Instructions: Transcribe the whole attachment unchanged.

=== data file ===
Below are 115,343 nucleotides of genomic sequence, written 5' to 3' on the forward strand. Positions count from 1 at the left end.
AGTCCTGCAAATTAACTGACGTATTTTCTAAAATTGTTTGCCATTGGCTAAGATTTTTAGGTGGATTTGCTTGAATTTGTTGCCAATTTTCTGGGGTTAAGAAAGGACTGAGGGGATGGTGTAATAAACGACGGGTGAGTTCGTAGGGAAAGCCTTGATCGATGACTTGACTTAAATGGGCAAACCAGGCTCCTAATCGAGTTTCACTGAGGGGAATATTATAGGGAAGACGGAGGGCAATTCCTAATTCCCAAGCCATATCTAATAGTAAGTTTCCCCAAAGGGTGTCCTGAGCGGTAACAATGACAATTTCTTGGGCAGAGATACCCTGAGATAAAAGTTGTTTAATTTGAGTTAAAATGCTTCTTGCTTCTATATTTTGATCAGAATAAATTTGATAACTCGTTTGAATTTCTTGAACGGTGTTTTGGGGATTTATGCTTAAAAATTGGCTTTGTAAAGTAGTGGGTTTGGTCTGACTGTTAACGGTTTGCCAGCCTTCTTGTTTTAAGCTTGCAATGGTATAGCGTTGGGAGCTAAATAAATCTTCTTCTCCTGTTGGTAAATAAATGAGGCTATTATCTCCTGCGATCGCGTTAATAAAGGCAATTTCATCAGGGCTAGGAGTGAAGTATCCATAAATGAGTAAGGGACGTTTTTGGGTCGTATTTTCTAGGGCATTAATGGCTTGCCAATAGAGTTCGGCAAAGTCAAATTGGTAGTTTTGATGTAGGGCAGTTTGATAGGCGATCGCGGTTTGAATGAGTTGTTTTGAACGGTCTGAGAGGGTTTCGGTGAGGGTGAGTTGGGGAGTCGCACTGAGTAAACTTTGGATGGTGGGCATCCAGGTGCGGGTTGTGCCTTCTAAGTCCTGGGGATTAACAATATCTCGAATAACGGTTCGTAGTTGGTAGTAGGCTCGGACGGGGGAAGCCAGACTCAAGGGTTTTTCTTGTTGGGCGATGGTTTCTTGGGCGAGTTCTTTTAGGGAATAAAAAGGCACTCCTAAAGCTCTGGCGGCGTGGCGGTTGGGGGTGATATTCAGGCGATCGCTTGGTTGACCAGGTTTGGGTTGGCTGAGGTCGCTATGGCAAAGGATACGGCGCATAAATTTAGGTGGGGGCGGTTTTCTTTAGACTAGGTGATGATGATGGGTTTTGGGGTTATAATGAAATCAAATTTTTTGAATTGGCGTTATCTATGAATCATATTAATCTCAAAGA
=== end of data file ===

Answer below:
Below are 115,343 nucleotides of genomic sequence, written 5' to 3' on the forward strand. Positions count from 1 at the left end.
AGTCCTGCAAATTAACTGACGTATTTTCTAAAATTGTTTGCCATTGGCTAAGATTTTTAGGTGGATTTGCTTGAATTTGTTGCCAATTTTCTGGGGTTAAGAAAGGACTGAGGGGATGGTGTAATAAACGACGGGTGAGTTCGTAGGGAAAGCCTTGATCGATGACTTGACTTAAATGGGCAAACCAGGCTCCTAATCGAGTTTCACTGAGGGGAATATTATAGGGAAGACGGAGGGCAATTCCTAATTCCCAAGCCATATCTAATAGTAAGTTTCCCCAAAGGGTGTCCTGAGCGGTAACAATGACAATTTCTTGGGCAGAGATACCCTGAGATAAAAGTTGTTTAATTTGAGTTAAAATGCTTCTTGCTTCTATATTTTGATCAGAATAAATTTGATAACTCGTTTGAATTTCTTGAACGGTGTTTTGGGGATTTATGCTTAAAAATTGGCTTTGTAAAGTAGTGGGTTTGGTCTGACTGTTAACGGTTTGCCAGCCTTCTTGTTTTAAGCTTGCAATGGTATAGCGTTGGGAGCTAAATAAATCTTCTTCTCCTGTTGGTAAATAAATGAGGCTATTATCTCCTGCGATCGCGTTAATAAAGGCAATTTCATCAGGGCTAGGAGTGAAGTATCCATAAATGAGTAAGGGACGTTTTTGGGTCGTATTTTCTAGGGCATTAATGGCTTGCCAATAGAGTTCGGCAAAGTCAAATTGGTAGTTTTGATGTAGGGCAGTTTGATAGGCGATCGCGGTTTGAATGAGTTGTTTTGAACGGTCTGAGAGGGTTTCGGTGAGGGTGAGTTGGGGAGTCGCACTGAGTAAACTTTGGATGGTGGGCATCCAGGTGCGGGTTGTGCCTTCTAAGTCCTGGGGATTAACAATATCTCGAATAACGGTTCGTAGTTGGTAGTAGGCTCGGACGGGGGAAGCCAGACTCAAGGGTTTTTCTTGTTGGGCGATGGTTTCTTGGGCGAGTTCTTTTAGGGAATAAAAAGGCACTCCTAAAGCTCTGGCGGCGTGGCGGTTGGGGGTGATATTCAGGCGATCGCTTGGTTGACCAGGTTTGGGTTGGCTGAGGTCGCTATGGCAAAGGATACGGCGCATAAATTTAGGTGGGGGCGGTTTTCTTTAGACTAGGTGATGATGATGGGTTTTGGGGTTATAATGAAATCAAATTTTTTGAATTGGCGTTATCTATGAATCATATTAATCTCAAAGA